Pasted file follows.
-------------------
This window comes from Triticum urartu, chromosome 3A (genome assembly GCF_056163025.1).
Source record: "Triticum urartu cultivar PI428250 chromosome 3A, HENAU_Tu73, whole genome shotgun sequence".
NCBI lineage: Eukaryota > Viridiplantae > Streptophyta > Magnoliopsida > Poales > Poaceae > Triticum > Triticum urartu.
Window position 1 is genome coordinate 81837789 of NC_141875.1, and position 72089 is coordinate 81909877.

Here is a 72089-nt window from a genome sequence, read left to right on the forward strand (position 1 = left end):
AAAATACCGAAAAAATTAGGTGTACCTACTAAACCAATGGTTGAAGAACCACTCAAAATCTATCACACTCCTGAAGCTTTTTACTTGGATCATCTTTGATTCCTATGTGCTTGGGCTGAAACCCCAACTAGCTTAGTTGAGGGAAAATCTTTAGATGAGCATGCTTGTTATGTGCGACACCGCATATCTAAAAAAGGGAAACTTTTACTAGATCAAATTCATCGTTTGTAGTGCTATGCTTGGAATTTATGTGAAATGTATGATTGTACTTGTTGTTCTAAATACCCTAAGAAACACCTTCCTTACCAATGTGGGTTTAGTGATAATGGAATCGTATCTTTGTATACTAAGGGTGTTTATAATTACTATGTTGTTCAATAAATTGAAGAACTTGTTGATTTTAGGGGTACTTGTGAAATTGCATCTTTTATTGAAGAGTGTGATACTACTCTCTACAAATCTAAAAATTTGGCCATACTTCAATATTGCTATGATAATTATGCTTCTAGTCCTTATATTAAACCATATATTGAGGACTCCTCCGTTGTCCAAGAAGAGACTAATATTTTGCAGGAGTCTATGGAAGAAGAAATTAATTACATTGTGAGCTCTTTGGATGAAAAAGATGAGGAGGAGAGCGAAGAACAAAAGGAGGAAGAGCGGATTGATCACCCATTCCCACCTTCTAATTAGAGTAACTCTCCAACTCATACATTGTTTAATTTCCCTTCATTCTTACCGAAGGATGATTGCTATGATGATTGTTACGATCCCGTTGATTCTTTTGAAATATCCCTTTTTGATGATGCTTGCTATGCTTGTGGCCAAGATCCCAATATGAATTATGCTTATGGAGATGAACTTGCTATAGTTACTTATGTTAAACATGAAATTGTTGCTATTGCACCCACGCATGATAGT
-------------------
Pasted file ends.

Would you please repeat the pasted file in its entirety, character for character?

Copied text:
This window comes from Triticum urartu, chromosome 3A (genome assembly GCF_056163025.1).
Source record: "Triticum urartu cultivar PI428250 chromosome 3A, HENAU_Tu73, whole genome shotgun sequence".
NCBI lineage: Eukaryota > Viridiplantae > Streptophyta > Magnoliopsida > Poales > Poaceae > Triticum > Triticum urartu.
Window position 1 is genome coordinate 81837789 of NC_141875.1, and position 72089 is coordinate 81909877.

Here is a 72089-nt window from a genome sequence, read left to right on the forward strand (position 1 = left end):
AAAATACCGAAAAAATTAGGTGTACCTACTAAACCAATGGTTGAAGAACCACTCAAAATCTATCACACTCCTGAAGCTTTTTACTTGGATCATCTTTGATTCCTATGTGCTTGGGCTGAAACCCCAACTAGCTTAGTTGAGGGAAAATCTTTAGATGAGCATGCTTGTTATGTGCGACACCGCATATCTAAAAAAGGGAAACTTTTACTAGATCAAATTCATCGTTTGTAGTGCTATGCTTGGAATTTATGTGAAATGTATGATTGTACTTGTTGTTCTAAATACCCTAAGAAACACCTTCCTTACCAATGTGGGTTTAGTGATAATGGAATCGTATCTTTGTATACTAAGGGTGTTTATAATTACTATGTTGTTCAATAAATTGAAGAACTTGTTGATTTTAGGGGTACTTGTGAAATTGCATCTTTTATTGAAGAGTGTGATACTACTCTCTACAAATCTAAAAATTTGGCCATACTTCAATATTGCTATGATAATTATGCTTCTAGTCCTTATATTAAACCATATATTGAGGACTCCTCCGTTGTCCAAGAAGAGACTAATATTTTGCAGGAGTCTATGGAAGAAGAAATTAATTACATTGTGAGCTCTTTGGATGAAAAAGATGAGGAGGAGAGCGAAGAACAAAAGGAGGAAGAGCGGATTGATCACCCATTCCCACCTTCTAATTAGAGTAACTCTCCAACTCATACATTGTTTAATTTCCCTTCATTCTTACCGAAGGATGATTGCTATGATGATTGTTACGATCCCGTTGATTCTTTTGAAATATCCCTTTTTGATGATGCTTGCTATGCTTGTGGCCAAGATCCCAATATGAATTATGCTTATGGAGATGAACTTGCTATAGTTACTTATGTTAAACATGAAATTGTTGCTATTGCACCCACGCATGATAGT